-Elizabeth Kady Stanton
Dan always sits in the third row on Sunday mornings. Sitting in the first or second rows would make people think he was trying too hard to be pious, but sitting too far away from the preacher would be an obvious sign that he was probably fornicating with the nanny, (or some other mortal sin of the upper middle class,) and was avoiding "accountability." The third row was a happy medium between Bible thumper and wretched sinner, so it seemed like the best option.
"Remember to love your neighbor as yourself, church," the preacher calls from behind his pulpit, his starched white dress shirt wrapped tightly around his ample middle. "Remember those less fortunate than yourselves. That's what our Lord would do."
Dan didn't realize he was dosing until his wife poked him in the ribs with the corner of her "World's Best Mom," prayer journal that she had received from her children last Mother's Day. He shifted, trying to pretend he had merely been deep in prayer, knowing she didn't buy it for a minute.
After a few prayers and old hymns played with electric guitars and drums that would make his grandmother blush, Dan's wife stood, walking to the front and taking the microphone from the preacher. She was the head of the church's women's ministry, (along with seven thousand other committees she was a member of, most of which Dan was convinced didn't really exist,) and began giving details about the ladies tea that would be held at Mrs. Murphy's house next Saturday, and the bake sale at the church next month. All proceeds from these events of course going to "assist outreach activities," (also known as the Buy Our Pastor Larger Shirts fund.)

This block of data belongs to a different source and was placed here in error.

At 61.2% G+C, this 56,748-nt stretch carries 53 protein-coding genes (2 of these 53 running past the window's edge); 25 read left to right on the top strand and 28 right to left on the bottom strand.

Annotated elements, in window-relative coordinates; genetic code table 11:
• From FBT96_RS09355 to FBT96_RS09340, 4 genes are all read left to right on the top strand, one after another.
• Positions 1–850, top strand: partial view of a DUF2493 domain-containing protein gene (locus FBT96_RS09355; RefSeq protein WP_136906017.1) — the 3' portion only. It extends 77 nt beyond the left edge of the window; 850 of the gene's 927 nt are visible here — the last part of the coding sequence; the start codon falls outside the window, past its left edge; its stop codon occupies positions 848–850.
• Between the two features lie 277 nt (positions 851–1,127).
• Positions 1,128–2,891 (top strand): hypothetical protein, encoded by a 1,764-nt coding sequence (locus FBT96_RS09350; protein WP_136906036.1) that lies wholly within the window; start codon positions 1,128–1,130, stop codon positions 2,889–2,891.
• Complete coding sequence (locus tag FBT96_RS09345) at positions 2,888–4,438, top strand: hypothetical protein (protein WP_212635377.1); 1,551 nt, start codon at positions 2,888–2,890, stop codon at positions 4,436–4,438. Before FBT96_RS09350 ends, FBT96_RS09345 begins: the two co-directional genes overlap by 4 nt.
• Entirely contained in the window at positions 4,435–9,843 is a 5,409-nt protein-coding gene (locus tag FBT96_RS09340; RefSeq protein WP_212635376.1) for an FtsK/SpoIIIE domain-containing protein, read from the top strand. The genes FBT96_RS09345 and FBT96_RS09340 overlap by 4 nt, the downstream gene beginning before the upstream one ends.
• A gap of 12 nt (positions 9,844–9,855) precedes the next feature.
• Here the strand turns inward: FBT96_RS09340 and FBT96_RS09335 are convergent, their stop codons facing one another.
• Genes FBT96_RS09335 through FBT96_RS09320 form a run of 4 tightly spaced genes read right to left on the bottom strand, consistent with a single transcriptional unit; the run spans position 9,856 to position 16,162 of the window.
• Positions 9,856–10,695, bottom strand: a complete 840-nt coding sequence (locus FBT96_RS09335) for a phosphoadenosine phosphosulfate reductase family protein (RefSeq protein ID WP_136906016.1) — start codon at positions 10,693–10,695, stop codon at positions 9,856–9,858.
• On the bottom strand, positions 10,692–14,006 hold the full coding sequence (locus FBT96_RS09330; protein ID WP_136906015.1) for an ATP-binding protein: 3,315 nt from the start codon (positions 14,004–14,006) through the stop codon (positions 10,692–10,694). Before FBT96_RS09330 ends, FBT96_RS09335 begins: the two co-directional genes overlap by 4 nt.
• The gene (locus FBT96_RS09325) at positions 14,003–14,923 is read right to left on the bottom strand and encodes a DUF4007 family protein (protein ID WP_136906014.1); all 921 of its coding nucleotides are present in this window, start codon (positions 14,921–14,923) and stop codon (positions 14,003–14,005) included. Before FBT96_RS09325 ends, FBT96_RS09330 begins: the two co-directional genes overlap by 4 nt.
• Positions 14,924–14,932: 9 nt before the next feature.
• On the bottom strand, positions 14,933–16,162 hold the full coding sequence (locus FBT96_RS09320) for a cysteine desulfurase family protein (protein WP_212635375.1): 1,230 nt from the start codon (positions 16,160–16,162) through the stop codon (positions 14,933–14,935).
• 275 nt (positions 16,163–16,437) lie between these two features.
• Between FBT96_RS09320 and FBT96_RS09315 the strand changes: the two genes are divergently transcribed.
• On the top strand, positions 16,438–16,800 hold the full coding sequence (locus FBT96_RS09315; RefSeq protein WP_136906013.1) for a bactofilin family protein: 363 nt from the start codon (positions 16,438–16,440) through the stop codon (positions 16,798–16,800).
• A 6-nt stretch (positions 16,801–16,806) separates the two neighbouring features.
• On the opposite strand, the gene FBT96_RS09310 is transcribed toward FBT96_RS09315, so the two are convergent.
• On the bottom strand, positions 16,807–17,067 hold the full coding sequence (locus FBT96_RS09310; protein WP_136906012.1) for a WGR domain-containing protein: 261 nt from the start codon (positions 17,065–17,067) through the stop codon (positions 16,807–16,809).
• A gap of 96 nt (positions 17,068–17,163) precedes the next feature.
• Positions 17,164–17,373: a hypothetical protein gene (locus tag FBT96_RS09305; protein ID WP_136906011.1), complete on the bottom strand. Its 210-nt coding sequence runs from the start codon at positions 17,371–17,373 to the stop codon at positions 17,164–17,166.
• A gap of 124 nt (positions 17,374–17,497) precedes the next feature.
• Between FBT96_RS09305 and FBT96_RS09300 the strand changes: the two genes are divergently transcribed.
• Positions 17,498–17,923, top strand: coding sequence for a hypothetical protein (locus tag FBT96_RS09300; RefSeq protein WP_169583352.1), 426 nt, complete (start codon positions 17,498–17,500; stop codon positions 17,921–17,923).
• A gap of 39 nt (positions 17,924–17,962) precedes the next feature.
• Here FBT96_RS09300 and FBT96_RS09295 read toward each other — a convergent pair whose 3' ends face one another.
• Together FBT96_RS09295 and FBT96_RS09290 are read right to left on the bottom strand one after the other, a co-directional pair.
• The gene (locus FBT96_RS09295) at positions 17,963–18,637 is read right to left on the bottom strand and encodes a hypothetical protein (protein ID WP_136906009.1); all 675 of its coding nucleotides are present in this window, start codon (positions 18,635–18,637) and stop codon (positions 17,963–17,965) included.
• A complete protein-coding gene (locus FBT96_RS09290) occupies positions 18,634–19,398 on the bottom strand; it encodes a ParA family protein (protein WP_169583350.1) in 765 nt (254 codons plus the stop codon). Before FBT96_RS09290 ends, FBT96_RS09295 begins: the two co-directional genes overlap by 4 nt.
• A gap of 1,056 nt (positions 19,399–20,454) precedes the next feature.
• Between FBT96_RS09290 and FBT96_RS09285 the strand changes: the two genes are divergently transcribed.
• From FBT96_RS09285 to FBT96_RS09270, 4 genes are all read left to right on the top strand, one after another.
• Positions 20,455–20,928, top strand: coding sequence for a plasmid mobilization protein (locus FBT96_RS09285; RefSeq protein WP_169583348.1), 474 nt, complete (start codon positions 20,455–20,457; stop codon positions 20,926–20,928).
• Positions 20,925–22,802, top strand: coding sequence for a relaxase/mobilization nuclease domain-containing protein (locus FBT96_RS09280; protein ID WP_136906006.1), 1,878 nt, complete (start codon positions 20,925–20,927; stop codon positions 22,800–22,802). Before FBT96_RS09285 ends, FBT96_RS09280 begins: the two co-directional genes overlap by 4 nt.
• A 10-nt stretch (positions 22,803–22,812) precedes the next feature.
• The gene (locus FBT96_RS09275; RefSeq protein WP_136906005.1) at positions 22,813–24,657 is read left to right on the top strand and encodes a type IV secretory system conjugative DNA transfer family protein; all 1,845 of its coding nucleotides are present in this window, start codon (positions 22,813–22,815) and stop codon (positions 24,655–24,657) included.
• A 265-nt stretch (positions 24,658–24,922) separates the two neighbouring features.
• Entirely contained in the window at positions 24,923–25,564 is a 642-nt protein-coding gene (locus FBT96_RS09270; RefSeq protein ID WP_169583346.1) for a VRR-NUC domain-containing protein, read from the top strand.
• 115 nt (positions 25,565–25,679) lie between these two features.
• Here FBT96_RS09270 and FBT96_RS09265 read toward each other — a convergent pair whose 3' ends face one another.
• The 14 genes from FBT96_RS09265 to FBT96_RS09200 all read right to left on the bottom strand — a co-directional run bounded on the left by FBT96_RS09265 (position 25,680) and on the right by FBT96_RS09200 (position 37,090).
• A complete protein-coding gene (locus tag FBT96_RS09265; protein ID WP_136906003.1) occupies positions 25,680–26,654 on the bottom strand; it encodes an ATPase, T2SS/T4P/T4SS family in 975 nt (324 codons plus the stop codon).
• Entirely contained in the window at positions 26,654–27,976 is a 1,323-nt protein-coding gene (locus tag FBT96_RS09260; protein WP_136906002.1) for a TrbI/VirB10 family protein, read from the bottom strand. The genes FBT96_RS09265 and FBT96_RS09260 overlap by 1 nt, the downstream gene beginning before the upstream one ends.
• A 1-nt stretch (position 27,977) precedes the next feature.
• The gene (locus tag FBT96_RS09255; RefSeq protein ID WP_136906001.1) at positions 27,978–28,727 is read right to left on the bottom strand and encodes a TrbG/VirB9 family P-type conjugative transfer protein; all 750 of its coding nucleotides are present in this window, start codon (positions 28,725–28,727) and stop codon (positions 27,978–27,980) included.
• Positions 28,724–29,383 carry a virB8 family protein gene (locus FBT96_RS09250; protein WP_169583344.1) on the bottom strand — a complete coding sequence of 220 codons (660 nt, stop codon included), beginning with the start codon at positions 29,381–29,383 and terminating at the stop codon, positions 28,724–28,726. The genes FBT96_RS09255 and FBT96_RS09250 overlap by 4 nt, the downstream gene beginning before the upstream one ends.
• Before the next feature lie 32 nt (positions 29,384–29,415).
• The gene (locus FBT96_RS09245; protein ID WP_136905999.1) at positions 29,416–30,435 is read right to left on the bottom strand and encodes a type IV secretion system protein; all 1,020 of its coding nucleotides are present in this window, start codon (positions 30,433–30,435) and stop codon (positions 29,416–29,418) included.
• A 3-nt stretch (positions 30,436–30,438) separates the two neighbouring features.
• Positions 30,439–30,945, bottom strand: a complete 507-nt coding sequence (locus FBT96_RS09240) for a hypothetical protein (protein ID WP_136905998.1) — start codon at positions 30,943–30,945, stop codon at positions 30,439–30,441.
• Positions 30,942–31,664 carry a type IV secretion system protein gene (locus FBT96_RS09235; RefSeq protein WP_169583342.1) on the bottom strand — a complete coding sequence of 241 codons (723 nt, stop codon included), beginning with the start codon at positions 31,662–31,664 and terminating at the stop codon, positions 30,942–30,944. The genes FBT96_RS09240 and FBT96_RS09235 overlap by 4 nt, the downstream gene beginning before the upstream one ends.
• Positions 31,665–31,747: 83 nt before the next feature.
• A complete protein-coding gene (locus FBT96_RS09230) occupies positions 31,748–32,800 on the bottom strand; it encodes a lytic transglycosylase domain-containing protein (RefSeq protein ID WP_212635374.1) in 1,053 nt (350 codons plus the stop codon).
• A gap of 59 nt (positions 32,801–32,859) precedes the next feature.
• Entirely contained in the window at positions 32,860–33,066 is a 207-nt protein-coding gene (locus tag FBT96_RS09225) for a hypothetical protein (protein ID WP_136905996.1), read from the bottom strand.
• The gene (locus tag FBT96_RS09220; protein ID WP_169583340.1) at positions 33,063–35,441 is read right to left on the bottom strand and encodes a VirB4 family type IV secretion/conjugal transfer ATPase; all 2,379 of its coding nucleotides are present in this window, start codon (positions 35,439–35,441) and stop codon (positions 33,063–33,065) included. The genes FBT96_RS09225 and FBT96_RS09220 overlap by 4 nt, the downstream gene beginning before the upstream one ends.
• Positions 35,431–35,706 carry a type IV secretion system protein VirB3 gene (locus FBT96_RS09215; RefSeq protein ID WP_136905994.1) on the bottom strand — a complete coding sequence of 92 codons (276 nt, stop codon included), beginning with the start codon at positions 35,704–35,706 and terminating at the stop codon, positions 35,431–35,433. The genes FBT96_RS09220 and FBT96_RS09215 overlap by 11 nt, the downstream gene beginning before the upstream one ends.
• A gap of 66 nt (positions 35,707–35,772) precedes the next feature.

Finally the two hours that Dan is forced to wear a suit and pretend that he doesn't care that he's missing vital ESPN footage are over, and he rises to leave, shaking hands of colleagues and their wives as he exits. He heads out to do what he does every Sunday; pull the car up to the glass front doors while his wife retrieves their very planned, very finished brude of three children.
She sits on the curb across from the bright white church, watching the sea of well dressed white people burst forth from behind their walls of safety. They walk towards their glowing red, blue, black, and silver company Sedans and SUV's, most of them much newer than the BUick she lived in with her mother. She normally might be embarrassed about the stains on her jeans, or the holes in her T-Shirt, but she knows none of them would notice. She sits out here every Sunday, glimpses of the life she will never have passing before her deep brown eyes. She watches him leave, the same tired expression on his face, the same black leather Bible under his arm, just like always. Every week he looks right at her, but he never sees her. It is as if he is looking through her to the high school football field beyond.
"Whatever you do unto the least of these, you do unto me."